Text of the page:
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Huge China ivory haul reveals extent of trade: report
by Staff Writers
Beijing (AFP) May 27, 2013

A huge haul of illegal ivory in China has revealed the vast scale of the trade and flaws in the country's system of legal ivory sales, a wildlife monitoring group said.

A court heard that authorities seized a total of 7.7 tonnes of ivory on a series of occasions in 2011, reports said last week, and three people were jailed for terms ranging from seven to 15 years in connection with the case.

The seizure represented the ivory of more than 800 elephants, wildlife monitoring group Traffic said in a statement.

China has a legal market in ivory, which is supplied from a stockpile of 62 tonnes of ivory bought with international approval in 2008. But critics have accused the legal trade of masking a much larger illegal market.

One of the convicts managed several legal ivory shops, showing a systematic attempt to "launder illegal ivory into the legal marketplace on a grand scale", Traffic said.

"The magnitude of these seizures is a shocking blow to the integrity of China's legal ivory trade system," the release quoted Traffic spokesman Tom Milliken as saying.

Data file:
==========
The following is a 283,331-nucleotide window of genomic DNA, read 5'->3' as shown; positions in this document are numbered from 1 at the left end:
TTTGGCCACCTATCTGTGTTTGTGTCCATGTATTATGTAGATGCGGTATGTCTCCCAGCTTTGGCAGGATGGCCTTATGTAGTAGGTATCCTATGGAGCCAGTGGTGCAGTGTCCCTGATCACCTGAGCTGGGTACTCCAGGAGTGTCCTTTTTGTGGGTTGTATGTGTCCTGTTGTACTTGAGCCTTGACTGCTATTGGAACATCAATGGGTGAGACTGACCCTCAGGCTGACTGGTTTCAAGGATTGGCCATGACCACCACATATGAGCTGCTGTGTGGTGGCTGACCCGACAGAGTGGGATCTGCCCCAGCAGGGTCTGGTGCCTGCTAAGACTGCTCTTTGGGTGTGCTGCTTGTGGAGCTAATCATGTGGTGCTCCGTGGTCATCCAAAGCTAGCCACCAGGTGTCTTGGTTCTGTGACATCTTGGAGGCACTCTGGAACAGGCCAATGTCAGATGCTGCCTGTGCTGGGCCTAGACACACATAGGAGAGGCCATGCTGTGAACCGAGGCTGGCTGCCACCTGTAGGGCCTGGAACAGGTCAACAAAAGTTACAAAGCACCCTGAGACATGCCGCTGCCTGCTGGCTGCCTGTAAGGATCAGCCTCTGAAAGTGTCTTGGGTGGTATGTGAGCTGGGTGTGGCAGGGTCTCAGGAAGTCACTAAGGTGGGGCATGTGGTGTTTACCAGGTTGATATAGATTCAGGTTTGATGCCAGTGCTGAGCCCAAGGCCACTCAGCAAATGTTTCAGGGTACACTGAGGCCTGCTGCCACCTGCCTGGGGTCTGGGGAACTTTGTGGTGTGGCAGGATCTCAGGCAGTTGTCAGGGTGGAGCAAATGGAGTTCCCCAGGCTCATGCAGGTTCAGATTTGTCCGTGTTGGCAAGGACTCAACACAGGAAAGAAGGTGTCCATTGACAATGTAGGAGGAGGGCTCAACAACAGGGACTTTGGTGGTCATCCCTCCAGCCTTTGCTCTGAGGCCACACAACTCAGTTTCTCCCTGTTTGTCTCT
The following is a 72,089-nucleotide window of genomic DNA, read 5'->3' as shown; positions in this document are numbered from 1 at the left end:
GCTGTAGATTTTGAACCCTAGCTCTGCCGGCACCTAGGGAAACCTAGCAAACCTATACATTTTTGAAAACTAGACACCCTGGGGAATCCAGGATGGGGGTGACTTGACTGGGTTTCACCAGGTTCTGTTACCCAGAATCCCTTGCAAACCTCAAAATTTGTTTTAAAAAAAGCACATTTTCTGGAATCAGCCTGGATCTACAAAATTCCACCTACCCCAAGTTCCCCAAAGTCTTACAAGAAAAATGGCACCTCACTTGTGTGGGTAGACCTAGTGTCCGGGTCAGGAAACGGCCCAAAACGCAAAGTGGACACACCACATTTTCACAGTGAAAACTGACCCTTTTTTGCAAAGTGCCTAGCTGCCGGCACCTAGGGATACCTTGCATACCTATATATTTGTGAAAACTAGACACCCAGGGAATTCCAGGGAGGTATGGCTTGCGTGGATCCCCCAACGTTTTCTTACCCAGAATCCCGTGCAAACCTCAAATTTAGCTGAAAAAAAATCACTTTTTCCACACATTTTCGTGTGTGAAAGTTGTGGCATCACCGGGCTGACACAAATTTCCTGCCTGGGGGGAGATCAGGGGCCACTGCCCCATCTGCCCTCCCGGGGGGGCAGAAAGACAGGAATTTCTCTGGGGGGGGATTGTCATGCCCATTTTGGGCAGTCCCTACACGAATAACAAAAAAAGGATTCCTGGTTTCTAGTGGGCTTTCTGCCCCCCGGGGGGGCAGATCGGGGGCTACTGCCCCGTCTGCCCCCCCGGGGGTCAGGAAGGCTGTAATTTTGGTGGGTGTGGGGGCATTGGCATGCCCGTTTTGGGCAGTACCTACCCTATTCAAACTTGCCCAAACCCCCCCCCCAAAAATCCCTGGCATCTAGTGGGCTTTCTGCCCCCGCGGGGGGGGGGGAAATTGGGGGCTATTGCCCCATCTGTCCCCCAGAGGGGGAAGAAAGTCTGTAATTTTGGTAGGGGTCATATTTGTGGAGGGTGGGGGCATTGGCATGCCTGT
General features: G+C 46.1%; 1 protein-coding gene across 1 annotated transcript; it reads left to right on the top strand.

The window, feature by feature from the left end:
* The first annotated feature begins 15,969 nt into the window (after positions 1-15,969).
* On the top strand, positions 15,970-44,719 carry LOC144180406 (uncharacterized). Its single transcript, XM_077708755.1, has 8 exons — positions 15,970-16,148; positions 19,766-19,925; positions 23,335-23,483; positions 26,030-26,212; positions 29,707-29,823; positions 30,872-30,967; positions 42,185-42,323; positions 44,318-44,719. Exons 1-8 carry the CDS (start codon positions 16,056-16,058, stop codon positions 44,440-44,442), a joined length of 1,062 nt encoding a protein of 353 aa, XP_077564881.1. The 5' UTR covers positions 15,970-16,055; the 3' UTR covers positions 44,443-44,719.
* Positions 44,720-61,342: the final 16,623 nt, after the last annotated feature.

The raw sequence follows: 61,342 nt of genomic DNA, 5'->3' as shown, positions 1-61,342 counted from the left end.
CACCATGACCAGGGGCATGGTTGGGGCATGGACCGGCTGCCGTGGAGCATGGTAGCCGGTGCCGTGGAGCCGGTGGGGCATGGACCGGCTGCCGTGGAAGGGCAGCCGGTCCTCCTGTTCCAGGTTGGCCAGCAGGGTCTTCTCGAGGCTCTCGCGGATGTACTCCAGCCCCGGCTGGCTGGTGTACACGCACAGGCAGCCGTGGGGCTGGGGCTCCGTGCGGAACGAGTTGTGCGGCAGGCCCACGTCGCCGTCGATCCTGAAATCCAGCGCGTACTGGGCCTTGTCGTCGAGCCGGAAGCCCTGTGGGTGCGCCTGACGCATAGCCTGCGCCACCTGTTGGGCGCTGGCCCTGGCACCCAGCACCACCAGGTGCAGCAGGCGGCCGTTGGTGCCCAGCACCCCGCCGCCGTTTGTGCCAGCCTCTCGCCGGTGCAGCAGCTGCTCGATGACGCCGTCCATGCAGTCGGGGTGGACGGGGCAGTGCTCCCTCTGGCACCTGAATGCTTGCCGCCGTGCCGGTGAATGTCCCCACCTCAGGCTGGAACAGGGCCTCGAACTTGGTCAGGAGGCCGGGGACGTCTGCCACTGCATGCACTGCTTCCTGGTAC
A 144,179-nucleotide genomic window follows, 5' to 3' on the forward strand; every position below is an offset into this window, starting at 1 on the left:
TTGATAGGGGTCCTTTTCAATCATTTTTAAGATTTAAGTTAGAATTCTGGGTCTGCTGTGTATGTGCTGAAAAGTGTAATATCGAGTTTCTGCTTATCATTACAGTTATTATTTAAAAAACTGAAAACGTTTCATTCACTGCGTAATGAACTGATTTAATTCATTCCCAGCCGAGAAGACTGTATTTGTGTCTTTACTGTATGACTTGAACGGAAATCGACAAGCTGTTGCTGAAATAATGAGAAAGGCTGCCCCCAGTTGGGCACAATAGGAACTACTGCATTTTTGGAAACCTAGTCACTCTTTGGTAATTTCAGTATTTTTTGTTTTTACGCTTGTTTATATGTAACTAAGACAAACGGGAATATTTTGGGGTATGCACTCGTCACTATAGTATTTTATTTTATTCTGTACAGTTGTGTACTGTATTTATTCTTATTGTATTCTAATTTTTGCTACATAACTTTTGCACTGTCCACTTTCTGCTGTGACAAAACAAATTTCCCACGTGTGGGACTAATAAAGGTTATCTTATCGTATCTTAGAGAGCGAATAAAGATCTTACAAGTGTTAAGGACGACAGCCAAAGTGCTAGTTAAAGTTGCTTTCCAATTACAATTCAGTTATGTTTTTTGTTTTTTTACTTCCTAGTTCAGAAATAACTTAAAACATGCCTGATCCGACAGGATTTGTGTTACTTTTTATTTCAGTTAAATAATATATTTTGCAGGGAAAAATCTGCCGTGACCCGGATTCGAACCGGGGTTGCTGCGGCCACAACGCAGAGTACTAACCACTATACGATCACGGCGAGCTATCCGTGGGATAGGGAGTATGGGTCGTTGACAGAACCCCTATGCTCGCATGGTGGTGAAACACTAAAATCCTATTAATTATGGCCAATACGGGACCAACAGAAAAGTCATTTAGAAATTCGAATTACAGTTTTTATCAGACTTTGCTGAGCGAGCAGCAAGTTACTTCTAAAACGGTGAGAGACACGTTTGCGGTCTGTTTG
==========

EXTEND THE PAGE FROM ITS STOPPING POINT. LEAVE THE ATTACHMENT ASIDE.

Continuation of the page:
The group added that the Chinese report brought the total estimated weight of ivory seized in 2011 to a "staggering" 46.5 tonnes, making it the worst year for ivory smuggling on record.

"2011 was already the worst year for the volume of ivory seized since records were first compiled in 1989, but this new information puts the annual total into the astronomic zone," Milliken said.

Conservation group WWF estimates that around 25,000 elephants were hunted for ivory in 2011, and predicts an even higher toll for 2012. There could be as few as 470,000 left, it says.

Experts say that most illegal ivory is taken to China, with some estimating the country accounts for as much as 70 percent of global demand.

But conservation groups have also praised China for making high-profile arrests of major ivory smugglers.

"Authorities in China are to be congratulated for this breakthrough," Traffic said in the statement Friday, "but must endeavour to follow up on every possible lead to ensure this ivory supply line between Africa to China is well and truly severed."


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